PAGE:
Hurricane Dorian Rips Roofs Off Bahamas Oil Storage Tanks, Causes ‘Catastrophic’ Spillage

Hurricane Dorian Rips Roofs Off Bahamas Oil Storage Tanks, Causes ‘Catastrophic’ Spillage





(Bloomberg) — Hurricane Dorian has left oil seeping into the
ground on the island of Grand Bahama after the storm blew the tops
off five crude-storage tanks on the island.

“According to the information we have right now, the roofs of
five tanks are gone,” Norway’s Equinor ASA, which owns the
storage facilities, said in a statement. “We do not know if they
are been carried away by the winds or fallen into the tanks.”

Equinor said Thursday that a flyover it conducted showed oil had
seeped into the ground but not the sea. The tanks can hold 6.75
million barrels — almost 1 million tons. The terminal was shut on
Saturday in preparation for the storm and will stay closed until
further notice, the company said Friday.

A video tweeted
by Coral Vita, which works to protect coral reefs on the island,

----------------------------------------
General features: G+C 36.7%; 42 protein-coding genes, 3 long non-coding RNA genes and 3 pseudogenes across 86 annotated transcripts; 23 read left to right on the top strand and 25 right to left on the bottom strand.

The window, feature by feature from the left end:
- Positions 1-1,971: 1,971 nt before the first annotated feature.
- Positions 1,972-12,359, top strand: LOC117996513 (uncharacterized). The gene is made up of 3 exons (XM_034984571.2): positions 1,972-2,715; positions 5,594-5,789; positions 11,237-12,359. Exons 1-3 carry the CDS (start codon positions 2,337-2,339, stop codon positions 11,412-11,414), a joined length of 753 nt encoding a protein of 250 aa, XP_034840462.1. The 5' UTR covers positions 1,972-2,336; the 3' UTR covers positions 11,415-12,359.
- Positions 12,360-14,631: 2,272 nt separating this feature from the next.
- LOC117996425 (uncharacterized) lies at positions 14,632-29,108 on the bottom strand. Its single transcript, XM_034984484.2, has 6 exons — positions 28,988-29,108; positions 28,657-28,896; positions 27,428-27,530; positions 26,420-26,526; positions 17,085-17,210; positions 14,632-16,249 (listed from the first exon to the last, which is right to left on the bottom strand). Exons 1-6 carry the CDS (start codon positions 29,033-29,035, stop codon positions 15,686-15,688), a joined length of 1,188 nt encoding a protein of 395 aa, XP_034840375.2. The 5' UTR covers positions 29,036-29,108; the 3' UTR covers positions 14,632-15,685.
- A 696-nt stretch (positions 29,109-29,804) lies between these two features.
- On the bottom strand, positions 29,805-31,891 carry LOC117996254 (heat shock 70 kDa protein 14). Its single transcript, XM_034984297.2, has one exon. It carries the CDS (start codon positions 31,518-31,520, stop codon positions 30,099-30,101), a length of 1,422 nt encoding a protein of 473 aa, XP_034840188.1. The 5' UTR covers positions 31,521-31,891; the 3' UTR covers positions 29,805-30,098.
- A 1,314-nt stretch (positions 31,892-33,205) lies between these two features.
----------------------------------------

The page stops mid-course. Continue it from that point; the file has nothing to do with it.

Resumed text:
appeared to show that crude reached a nearby road and was outside a
perimeter fence.

Absolutely CATASTROPHIC
#oilspill
in
#GrandBahama
from
#HurricaneDorian
at the
#Statoil
/ @Equinor
facility. Teams need to be here TODAY to a) prevent a fire from
starting (oil across the highway where people are trying to help)
b) stop any/all spillage to ocean and c) clean up pic.twitter.com/8u3e2BDYdY

— Coral Vita (@CoralVitaReefs)
September 5, 2019

The environmental impact from the spill is one of many brutal
blows for
Grand Bahama
after the storm put large tracts of the Bahamian
island under water and left thousands homeless.

Equinor said Friday that it’s still too soon to estimate how
long the response will take and that it doesn’t have information
about oil reaching the sea.

“The situation in the Bahamas is still challenging and
infrastructure has sustained severe damage,” Equinor said. “All
required resources are being mustered and our primary concern is to
ensure the safety of our employees and the environment. We are
mobilizing people and equipment to respond to the spill as soon as
possible.”






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